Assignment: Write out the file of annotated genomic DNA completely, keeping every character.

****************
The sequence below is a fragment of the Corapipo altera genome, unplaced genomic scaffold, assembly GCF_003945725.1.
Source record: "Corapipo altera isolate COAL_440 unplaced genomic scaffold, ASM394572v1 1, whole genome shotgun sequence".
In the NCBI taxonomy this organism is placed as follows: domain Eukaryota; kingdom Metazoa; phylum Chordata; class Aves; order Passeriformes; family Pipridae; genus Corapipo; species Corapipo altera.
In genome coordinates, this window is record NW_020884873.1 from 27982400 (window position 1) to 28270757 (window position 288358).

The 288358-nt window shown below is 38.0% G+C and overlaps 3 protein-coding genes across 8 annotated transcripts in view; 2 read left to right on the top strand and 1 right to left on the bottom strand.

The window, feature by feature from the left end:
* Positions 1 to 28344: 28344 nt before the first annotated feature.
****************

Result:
The sequence below is a fragment of the Corapipo altera genome, unplaced genomic scaffold, assembly GCF_003945725.1.
Source record: "Corapipo altera isolate COAL_440 unplaced genomic scaffold, ASM394572v1 1, whole genome shotgun sequence".
In the NCBI taxonomy this organism is placed as follows: domain Eukaryota; kingdom Metazoa; phylum Chordata; class Aves; order Passeriformes; family Pipridae; genus Corapipo; species Corapipo altera.
In genome coordinates, this window is record NW_020884873.1 from 27982400 (window position 1) to 28270757 (window position 288358).

The 288358-nt window shown below is 38.0% G+C and overlaps 3 protein-coding genes across 8 annotated transcripts in view; 2 read left to right on the top strand and 1 right to left on the bottom strand.

The window, feature by feature from the left end:
* Positions 1 to 28344: 28344 nt before the first annotated feature.